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November 5, 2012 at 10:43 pm #20751
I want to get another opinion on my melanoma. Seeing as how I got cheated badly when I did this before, I think I need some advice before I proceed to send the slides to another lab. I’ve seen others on this board mention Dr. Mihm.
Can anyone help me?November 5, 2012 at 10:48 pm #57405Catherine PooleKeymaster
Do you just want another opinion on your pathology? Then by all means go to http://www.drmihm.comand you can have your slides sent for his evaluation. If you want a complete exam etc, that would be different. Where do you live? I can suggest some places for you.November 5, 2012 at 10:51 pm #57406 Is this on your melanoma from 2011? Not another new one, right?November 5, 2012 at 10:52 pm #57407 Can always send to Dr Mihm for another opinion: Contact them first before sending your slides, though, I think there is a form to also fill out with demographics, billing info, etc…
Martin C. Mihm Jr., M.D., F.A.C.P.
Cambridge, MA 02142
Phone-617-401-2231November 6, 2012 at 2:26 pm #57408
I live in Mississippi. I sent Dr. Mihm an email via his website. Nobody has replied just yet. I don’t want a physical exam or anything like that. A re-evaluation of my slides with an opinion (ie, prognosis) is what I’m looking for.
Thanks to both of you for the help.November 6, 2012 at 2:32 pm #57409
You might have better luck and a quicker response by sending an email directly to this person:
Assistant to Martin C. Mihm Jr., M.D.
Director, Melanoma Program
Department of Dermatology
Brigham and Women’s Hospital
41 Avenue Louis Pasteur
Alumnae Hall, Room 317
Boston, MA 02115
email@example.comNovember 6, 2012 at 2:33 pm #57410 Not sure you’ll get “prognosis” on another opinion path report. I didn’t get that, but I got another opinion on the pathology.November 6, 2012 at 3:41 pm #57411 Cohanja,
Thanks for the tip. I wonder if Dr. Mihm’s report would reveal the actual percentage of regression my melanoma had.November 6, 2012 at 3:51 pm #57412
I don’t know if he states % or not, but I know he addresses it. This is my exact report from Mihm from July:
A: Malignant melanoma, superficial spreading type, invasive to level II and a measured thickness of 0.3 mm. Close to lateral margin.
A: This lesion, in my opinion is definitely a malignant melanoma. It is microinvasive and it is in radial growth phase. I find no mitoses, no evidence of true ulceration or regression. I consider the lesion to be a pT1a. I would suggest a re-excision with 1.0 cm. margin. Thank you for the opportunity to review this interesting case and please accept my warm personal regards.November 6, 2012 at 4:46 pm #57413
Sounds good to me. I think if he wrote that much for yours, he would definitely have something to say about the severe regression that mine unfortunately toted.November 7, 2012 at 3:34 am #57414Lisa PParticipant What exactly is regression?November 7, 2012 at 10:20 am #57415 Regression: An attribute that may be either absent or present in the radial growth phase (which is adjacent to the vertical growth phase). Regression is evidence of destruction (probably by immune factors) of some of the melanoma cells in the radial growth phase. Immunologically mediated regression of this sort is a weakly negative factor.November 7, 2012 at 3:31 pm #57416Lisa P wrote:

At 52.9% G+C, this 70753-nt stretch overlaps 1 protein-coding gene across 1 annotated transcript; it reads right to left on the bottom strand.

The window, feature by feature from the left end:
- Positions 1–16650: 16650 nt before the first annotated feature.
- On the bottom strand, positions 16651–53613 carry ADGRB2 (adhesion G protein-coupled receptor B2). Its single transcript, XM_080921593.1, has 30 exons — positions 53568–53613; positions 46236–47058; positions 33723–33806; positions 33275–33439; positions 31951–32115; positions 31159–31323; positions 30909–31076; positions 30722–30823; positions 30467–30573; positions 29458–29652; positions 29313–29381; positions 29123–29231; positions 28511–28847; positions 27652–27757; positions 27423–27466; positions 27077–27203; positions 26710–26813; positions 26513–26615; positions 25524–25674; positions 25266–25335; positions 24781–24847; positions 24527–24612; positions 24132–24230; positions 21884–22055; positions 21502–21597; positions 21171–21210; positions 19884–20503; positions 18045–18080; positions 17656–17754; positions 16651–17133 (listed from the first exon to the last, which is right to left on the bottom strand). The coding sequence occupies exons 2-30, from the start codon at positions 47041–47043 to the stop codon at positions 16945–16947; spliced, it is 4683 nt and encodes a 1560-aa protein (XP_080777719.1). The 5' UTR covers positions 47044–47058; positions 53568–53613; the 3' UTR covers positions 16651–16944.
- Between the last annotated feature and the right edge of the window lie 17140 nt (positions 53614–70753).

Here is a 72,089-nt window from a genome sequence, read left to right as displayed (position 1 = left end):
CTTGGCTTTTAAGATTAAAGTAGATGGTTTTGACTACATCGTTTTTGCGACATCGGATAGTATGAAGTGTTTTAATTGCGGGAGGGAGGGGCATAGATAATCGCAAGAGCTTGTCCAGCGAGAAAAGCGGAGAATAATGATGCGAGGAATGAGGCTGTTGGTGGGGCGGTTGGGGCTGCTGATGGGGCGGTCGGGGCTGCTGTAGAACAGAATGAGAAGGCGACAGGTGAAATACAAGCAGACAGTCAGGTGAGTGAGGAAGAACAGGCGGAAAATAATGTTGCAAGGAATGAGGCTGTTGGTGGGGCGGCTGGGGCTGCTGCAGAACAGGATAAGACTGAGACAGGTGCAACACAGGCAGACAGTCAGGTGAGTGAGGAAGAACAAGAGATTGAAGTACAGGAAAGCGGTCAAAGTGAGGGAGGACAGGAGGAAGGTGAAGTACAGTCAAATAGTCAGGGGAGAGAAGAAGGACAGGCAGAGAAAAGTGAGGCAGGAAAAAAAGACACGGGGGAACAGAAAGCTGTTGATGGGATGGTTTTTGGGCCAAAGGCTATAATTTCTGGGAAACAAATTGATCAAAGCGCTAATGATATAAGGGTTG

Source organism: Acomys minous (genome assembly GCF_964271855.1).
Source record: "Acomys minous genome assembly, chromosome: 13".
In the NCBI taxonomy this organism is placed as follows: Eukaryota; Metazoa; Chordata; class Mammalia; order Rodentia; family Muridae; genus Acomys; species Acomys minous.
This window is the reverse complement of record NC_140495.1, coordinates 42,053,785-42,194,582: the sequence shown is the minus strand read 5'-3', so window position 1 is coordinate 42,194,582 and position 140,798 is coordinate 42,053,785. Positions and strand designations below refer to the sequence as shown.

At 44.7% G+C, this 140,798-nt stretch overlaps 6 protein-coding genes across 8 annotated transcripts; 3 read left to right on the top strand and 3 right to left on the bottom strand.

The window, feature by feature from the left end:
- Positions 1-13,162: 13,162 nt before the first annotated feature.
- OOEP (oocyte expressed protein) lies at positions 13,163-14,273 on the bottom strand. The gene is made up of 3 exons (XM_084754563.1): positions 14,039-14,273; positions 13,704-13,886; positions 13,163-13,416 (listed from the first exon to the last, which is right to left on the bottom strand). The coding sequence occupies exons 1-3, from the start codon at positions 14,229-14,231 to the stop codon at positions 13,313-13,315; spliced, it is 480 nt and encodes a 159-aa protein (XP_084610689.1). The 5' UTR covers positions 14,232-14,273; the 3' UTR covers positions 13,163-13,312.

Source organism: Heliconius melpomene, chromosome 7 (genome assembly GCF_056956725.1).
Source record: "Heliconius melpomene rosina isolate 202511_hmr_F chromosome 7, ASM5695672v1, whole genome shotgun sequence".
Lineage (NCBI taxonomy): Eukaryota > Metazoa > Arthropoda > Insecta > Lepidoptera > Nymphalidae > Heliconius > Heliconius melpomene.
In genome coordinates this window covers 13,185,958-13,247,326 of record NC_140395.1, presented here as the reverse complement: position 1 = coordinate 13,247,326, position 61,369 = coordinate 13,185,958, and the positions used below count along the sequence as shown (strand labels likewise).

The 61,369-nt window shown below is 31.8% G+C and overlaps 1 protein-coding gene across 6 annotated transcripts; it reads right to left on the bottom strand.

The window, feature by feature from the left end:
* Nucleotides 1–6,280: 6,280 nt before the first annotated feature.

What exactly is regression?
It’s something you don’t want to see in the same sentence with “prominent” or “extensive” on a pathology report. Up until about ten years ago, extensive regression was thought to be a very ominous sign that indicates a lesion with greater potential for metastasis.
For some reason, the issue is ignored by a lot of people who should be interested. It wasn’t even taken into consideration when the 2009 staging criteria were being decided. No one really even agrees on how to measure it. I do know of one respectable study on the matter that has taken place in the last couple of years, but it only included lesions with a vertical growth phase. The conclusion was that lymphovascular invasion was more prevalent in lesions showing “complete regression” of the radial growth phase.
Some melanomas are completely erased by regression. Those are nearly guaranteed to metastasize.November 7, 2012 at 5:43 pm #57417Lisa PParticipant
Thanks for the info. So, am I correct in assuming that regression can result in the visible melanoma/pigmentation disappearing from sight, but heading downward (vertically)?November 7, 2012 at 6:11 pm #57418
This is the best study on regression I’ve seen. Alas, as I mentioned earlier, only vertical growth phase lesions are included.
” In complete regression melanoma cells are absent in the overlying epidermis; whereas in partial regression they are present in the epidermis.9 RGP regression is common, particularly in thin lesions. The incidence of regression in melanomas of all thicknesses has been estimated at about 10–35%, and as up to 58% in melanomas with thicknesses of <0.75 mm.3,18"
“RGP regression has been shown to be associated with an adverse clinical outcome, both in lesions without and with an adjacent VGP.9 The presence of complete regression in the RGP of lesions with VGP was associated with poorer survival in a prognostic model published by Clark et al.4 The extent of regression in thin melanomas also has been associated with poorer prognosis.”
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